Interview with artist Ming Lu

Where do you come from, where and when were you born? 


I was born in 93 in a seaside city in China.


Please tell us your artistic vita in a few sentences.


After graduating from Royal College of Art, I did an artist residency in Berlin and moved here afterwards. Berlin has been a very welcoming city for me, I was lucky enough to find my galleries. Meanwhile I also participated in various group shows at both non-commercial organisations and commercial galleries, including König Galerie, Centre Francais de Berlin,  Museum of London etc.


How would you describe your creative process?


I work closely with the centuries-old handicrafts that rooted in my culture. As Made-in-China mass production being a global industrial phenomenon, I turn the slow and labor-consuming craftsmanship into conceptual contemporary art with the visual languages that I’m trying to build these years. I work across different mediums, including sculpture, embroidery, porcelain, installation etc. Concept is more important to me compared to a specific medium, and humour is a vital elements throughout my works.

What was the key influence that led to the development of your process and style?


It was the moment I realized that the languages I learnt and used to create was very westernised (it still is now). It hit me and I started to reflect and self-criticise, then I started to look more into history.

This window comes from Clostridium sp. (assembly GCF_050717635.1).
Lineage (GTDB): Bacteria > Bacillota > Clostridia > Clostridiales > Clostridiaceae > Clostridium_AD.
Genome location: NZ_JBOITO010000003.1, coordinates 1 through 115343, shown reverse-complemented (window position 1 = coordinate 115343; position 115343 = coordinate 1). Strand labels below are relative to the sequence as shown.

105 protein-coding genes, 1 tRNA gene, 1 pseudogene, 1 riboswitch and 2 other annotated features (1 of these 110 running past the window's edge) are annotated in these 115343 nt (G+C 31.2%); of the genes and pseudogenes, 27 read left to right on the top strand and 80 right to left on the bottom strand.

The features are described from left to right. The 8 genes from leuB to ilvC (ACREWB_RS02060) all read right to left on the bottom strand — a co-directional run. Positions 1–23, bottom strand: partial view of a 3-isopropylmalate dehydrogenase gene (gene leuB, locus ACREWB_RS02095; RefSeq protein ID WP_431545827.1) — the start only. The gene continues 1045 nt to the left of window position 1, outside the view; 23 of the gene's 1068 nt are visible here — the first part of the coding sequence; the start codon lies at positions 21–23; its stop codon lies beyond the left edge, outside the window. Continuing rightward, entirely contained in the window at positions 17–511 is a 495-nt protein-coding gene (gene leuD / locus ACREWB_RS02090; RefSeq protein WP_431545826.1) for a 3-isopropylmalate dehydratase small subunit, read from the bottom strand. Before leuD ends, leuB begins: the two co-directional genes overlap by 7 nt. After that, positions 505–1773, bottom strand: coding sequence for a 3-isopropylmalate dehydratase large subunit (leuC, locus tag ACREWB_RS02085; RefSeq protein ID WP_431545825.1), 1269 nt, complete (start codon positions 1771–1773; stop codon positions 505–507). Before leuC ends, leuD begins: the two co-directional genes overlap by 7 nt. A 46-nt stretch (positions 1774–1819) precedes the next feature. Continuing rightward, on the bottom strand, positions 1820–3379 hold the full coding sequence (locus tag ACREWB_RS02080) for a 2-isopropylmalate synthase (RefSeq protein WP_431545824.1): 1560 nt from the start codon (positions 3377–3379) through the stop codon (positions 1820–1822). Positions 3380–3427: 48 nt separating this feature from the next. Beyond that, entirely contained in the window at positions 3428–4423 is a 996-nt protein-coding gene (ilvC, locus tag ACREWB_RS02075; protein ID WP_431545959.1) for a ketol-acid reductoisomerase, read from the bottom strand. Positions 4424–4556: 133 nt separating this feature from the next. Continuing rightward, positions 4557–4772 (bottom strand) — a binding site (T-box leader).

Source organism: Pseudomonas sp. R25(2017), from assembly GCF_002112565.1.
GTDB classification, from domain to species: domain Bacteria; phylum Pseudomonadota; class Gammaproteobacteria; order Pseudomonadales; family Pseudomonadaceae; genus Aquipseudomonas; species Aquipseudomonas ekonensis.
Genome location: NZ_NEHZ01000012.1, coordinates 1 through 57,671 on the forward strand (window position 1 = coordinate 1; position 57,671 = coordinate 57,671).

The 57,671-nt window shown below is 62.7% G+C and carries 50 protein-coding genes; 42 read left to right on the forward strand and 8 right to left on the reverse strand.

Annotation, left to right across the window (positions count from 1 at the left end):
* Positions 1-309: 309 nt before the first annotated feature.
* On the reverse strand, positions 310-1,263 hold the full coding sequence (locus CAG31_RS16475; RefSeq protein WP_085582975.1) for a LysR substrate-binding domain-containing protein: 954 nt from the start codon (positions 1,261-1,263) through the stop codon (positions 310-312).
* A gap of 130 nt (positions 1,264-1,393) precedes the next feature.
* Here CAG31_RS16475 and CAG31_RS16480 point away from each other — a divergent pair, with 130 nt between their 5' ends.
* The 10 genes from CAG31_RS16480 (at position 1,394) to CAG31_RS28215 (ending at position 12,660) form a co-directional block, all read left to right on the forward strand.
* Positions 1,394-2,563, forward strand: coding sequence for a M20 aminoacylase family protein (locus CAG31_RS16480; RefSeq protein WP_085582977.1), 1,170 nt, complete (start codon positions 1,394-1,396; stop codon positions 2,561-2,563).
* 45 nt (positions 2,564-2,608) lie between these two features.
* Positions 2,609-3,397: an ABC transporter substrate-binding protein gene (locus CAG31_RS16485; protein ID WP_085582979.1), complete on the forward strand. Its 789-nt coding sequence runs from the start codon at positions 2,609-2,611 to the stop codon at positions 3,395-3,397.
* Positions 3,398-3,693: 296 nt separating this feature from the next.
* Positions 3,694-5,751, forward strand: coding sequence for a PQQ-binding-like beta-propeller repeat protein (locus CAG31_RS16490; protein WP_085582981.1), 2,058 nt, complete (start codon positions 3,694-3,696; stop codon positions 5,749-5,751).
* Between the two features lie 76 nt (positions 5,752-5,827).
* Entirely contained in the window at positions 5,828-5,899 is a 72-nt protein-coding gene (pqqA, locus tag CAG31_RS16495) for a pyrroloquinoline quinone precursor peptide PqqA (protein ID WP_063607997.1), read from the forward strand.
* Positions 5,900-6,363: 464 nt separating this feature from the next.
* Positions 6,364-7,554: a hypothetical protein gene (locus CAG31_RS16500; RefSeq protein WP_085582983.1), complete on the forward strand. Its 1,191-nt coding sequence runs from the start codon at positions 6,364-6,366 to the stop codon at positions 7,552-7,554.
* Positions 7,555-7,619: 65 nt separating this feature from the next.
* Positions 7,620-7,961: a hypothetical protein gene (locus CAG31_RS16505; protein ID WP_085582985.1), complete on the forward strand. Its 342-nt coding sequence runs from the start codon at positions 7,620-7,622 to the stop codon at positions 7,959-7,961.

What does art mean to you personally? Is there a goal you're trying to accomplish?


With the mixture of cultures, I create work playfully with explorations of self-identity, collective memories and personal narratives, both in its content and in its visual languages.


Do you have a life philosophy? Does your creative practice fit in with this philosophy?


I might have different life philosophies in different stages of my life.

What is your favourite museum or art gallery and why?


I enjoy wondering in all museums with ancient Egyptian, African, and east Asian collections, however most of these museums have a colonial history.


Who would you most like to collaborate with and why?


I would like to collaborate with kids the most. The way small kids draw a line and shape before any art training always fascinates me, there is almost a primitive sense in it.


How has covid affected you and your art?


Covid started shortly after I moved to Berlin. At the beginning of this pandemic many art activities were cancelled, it isolated me but also gave me a lot of quiet time to create and reflect.

What’s next for you?


I’m working towards a solo show at Haze Gallery in September this year, in the meantime I’m working on a porcelain project, a series of bronze sculptures and an installation.


Text Irina Rusinovich